Bankole himself is filmed through water and light by choreographer and filmmaker, Rianne White, performing his written words as projected on top of Edinburgh’s City Chambers with the help of projection mapping designers, Double Take Projections.
Robin Robertson – Bright Side Studios – Alasdair Roberts – Nelson Monument, Calton Hill
Robin Robertson’s “Ten Thousand Miles of Edge” takes us on a journey across Scotland’s vast island and coastal geography, incorporating personal reflections on what makes the country’s seaside landscape so integral to Scotland’s identity as an island nation.
Robertson narrates his piece while composer Alasdair Roberts creates a fitting musical score inspired by strains of Scottish music both elegiac (piobiareachd) and sacred (Hebridean psalmody). Designers and filmmakers, Susanna Murphy and Cristina Spiteri of Bright Side Studios, bring it all together with powerful, expressive imagery, pulling out locations in time with the narration across the Nelson Monument, immersing the audience in the spoken word, the music, and the visuals.
A Message from the Skies App has been specifically designed to enhance the experience; for non-English speakers it translates the pieces into four different languages: Chinese, French, German and Spanish, as well as giving greater access for all with text and audio versions of the letters and maps for guidance built into the app as well as some audio commentary from the writers themselves.
Message from the Skies is commissioned and presented by Edinburgh’s Hogmanay in partnership with the Edinburgh International Book Festival, and produced by Underbelly in association with Edinburgh UNESCO City of Literature Trust, and funded by Creative Scotland through the Scottish Government’s Edinburgh Festivals EXPO Fund.
Message from the Skies is a free event, no ticket required. The projections will run daily at each location from 1 to 25 January, from 17:00 – 22:00.
Ed Bartlam & Charlie Wood, Directors of Edinburgh’s Hogmanay, said: “There doesn’t seem to be a more important time in recent memory for Scotland to consider our place as a coastal nation and how others view us across the water and, at the start of Scotland’s Year of Coasts and Waters, Shorelines seems especially relevant. Our amazing writers, in partnership with their visual artist and musical collaborators, have looked both inward and outward and explored our deep relationships with the waters that surround us, the stories of old that have travelled across the seas, and the murkier parts of our shoreline history. Shorelines is the third edition of Message from the Skies and we’re delighted to share it with Scotland and the world as they come to celebrate Hogmanay in our capital city.”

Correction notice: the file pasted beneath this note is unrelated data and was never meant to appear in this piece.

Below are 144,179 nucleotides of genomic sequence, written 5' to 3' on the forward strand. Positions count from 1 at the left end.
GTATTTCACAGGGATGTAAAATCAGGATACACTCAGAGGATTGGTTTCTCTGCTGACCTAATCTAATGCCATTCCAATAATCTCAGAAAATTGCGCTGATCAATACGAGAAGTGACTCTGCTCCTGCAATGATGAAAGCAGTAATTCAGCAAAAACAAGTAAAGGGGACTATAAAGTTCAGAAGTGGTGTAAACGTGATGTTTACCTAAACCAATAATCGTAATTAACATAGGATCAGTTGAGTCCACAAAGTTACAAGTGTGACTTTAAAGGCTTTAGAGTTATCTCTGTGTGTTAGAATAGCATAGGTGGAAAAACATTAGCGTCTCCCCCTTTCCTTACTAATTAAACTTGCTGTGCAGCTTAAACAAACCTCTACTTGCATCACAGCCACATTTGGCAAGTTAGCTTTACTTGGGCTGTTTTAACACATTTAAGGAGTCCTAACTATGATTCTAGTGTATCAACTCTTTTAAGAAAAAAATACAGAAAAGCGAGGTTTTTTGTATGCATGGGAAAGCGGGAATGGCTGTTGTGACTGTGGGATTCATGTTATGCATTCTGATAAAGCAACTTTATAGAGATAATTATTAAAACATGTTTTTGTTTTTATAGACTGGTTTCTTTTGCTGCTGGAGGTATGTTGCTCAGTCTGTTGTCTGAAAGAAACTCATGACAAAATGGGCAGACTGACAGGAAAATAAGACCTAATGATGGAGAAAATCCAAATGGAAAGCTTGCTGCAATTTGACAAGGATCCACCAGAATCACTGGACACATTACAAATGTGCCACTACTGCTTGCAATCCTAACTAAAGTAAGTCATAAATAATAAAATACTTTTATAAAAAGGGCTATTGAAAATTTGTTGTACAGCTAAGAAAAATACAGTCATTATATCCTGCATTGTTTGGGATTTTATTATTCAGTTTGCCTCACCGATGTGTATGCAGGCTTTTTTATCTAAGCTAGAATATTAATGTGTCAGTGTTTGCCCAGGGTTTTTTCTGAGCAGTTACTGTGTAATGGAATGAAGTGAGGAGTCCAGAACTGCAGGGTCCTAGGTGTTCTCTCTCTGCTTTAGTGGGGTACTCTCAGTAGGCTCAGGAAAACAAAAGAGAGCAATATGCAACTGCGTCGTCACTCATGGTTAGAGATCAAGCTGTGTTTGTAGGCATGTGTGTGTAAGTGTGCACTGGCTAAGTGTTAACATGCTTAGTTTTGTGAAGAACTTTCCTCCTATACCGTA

Minister for Europe, Migration and International Development Ben Macpherson said: “As we enter the Year of Coasts and Waters, it is great to see Edinburgh’s maritime heritage as the focus for the latest Message from the Skies.
“For next year’s celebrations, the words of five celebrated writers will illuminate and animate landmarks around the city as part of the Shorelines collection of letters to Scotland, reflecting on our relationship with our seas, coasts and waters.
“I encourage everyone to go to one of the Scottish Government’s EXPO funded events – they are free to attend and an excellent way to engage with the Year of Coasts and Waters 2020.”
Ali Bowden, Director of Edinburgh UNESCO City of Literature Trust said: “It’s just fantastic to have such great writers and artists illuminate our dark winter nights in this way, with enlightening words and images, inspiring and delighting us as the New Year unfolds.”
Nick Barley, Director of the Edinburgh International Book Festival said: “Over the last couple of years, Message from the Skies has carved out a fascinating place for Scottish writers in Edinburgh’s Hogmanay streetscape. This year’s contributors have taken on the theme of Shorelines and each, in very different ways, has come up with an especially thought-provoking text. Be in no doubt: these writers have compelling and surprising things to say about Scotland’s relationship with the waters and seas around us, offering new ways of looking at this amazing city, but also new ways of thinking about our rich history.’